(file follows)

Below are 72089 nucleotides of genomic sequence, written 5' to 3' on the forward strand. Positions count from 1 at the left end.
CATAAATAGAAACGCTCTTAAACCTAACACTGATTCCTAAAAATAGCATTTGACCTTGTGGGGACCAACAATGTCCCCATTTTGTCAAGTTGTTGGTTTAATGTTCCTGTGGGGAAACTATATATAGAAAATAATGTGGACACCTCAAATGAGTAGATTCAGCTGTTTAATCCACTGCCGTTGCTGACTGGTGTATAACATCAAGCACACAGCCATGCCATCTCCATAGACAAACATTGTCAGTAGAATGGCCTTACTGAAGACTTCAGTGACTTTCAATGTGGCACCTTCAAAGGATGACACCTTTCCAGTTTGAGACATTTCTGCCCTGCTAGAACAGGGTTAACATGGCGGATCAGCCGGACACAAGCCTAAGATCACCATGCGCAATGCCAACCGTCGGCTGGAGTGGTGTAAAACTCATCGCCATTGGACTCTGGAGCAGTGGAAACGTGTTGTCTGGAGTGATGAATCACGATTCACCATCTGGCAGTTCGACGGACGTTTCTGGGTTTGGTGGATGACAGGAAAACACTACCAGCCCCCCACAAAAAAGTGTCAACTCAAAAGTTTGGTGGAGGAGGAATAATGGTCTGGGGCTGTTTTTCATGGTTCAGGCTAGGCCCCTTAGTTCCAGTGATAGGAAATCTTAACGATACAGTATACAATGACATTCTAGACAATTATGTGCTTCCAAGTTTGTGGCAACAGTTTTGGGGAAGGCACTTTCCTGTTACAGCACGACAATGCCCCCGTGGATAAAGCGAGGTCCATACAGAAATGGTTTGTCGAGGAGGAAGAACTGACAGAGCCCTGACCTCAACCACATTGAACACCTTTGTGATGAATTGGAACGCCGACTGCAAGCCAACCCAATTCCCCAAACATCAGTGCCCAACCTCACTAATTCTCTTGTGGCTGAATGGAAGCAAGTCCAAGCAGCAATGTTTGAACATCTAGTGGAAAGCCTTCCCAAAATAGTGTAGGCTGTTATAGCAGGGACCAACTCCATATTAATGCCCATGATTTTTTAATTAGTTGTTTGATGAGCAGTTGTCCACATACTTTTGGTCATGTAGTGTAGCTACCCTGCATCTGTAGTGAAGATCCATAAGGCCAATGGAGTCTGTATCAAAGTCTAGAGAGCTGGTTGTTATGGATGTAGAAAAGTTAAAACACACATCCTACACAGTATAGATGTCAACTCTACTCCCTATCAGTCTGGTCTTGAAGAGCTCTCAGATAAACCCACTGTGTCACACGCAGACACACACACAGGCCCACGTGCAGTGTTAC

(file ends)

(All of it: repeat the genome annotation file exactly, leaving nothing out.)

Below are 72089 nucleotides of genomic sequence, written 5' to 3' on the forward strand. Positions count from 1 at the left end.
CATAAATAGAAACGCTCTTAAACCTAACACTGATTCCTAAAAATAGCATTTGACCTTGTGGGGACCAACAATGTCCCCATTTTGTCAAGTTGTTGGTTTAATGTTCCTGTGGGGAAACTATATATAGAAAATAATGTGGACACCTCAAATGAGTAGATTCAGCTGTTTAATCCACTGCCGTTGCTGACTGGTGTATAACATCAAGCACACAGCCATGCCATCTCCATAGACAAACATTGTCAGTAGAATGGCCTTACTGAAGACTTCAGTGACTTTCAATGTGGCACCTTCAAAGGATGACACCTTTCCAGTTTGAGACATTTCTGCCCTGCTAGAACAGGGTTAACATGGCGGATCAGCCGGACACAAGCCTAAGATCACCATGCGCAATGCCAACCGTCGGCTGGAGTGGTGTAAAACTCATCGCCATTGGACTCTGGAGCAGTGGAAACGTGTTGTCTGGAGTGATGAATCACGATTCACCATCTGGCAGTTCGACGGACGTTTCTGGGTTTGGTGGATGACAGGAAAACACTACCAGCCCCCCACAAAAAAGTGTCAACTCAAAAGTTTGGTGGAGGAGGAATAATGGTCTGGGGCTGTTTTTCATGGTTCAGGCTAGGCCCCTTAGTTCCAGTGATAGGAAATCTTAACGATACAGTATACAATGACATTCTAGACAATTATGTGCTTCCAAGTTTGTGGCAACAGTTTTGGGGAAGGCACTTTCCTGTTACAGCACGACAATGCCCCCGTGGATAAAGCGAGGTCCATACAGAAATGGTTTGTCGAGGAGGAAGAACTGACAGAGCCCTGACCTCAACCACATTGAACACCTTTGTGATGAATTGGAACGCCGACTGCAAGCCAACCCAATTCCCCAAACATCAGTGCCCAACCTCACTAATTCTCTTGTGGCTGAATGGAAGCAAGTCCAAGCAGCAATGTTTGAACATCTAGTGGAAAGCCTTCCCAAAATAGTGTAGGCTGTTATAGCAGGGACCAACTCCATATTAATGCCCATGATTTTTTAATTAGTTGTTTGATGAGCAGTTGTCCACATACTTTTGGTCATGTAGTGTAGCTACCCTGCATCTGTAGTGAAGATCCATAAGGCCAATGGAGTCTGTATCAAAGTCTAGAGAGCTGGTTGTTATGGATGTAGAAAAGTTAAAACACACATCCTACACAGTATAGATGTCAACTCTACTCCCTATCAGTCTGGTCTTGAAGAGCTCTCAGATAAACCCACTGTGTCACACGCAGACACACACACAGGCCCACGTGCAGTGTTAC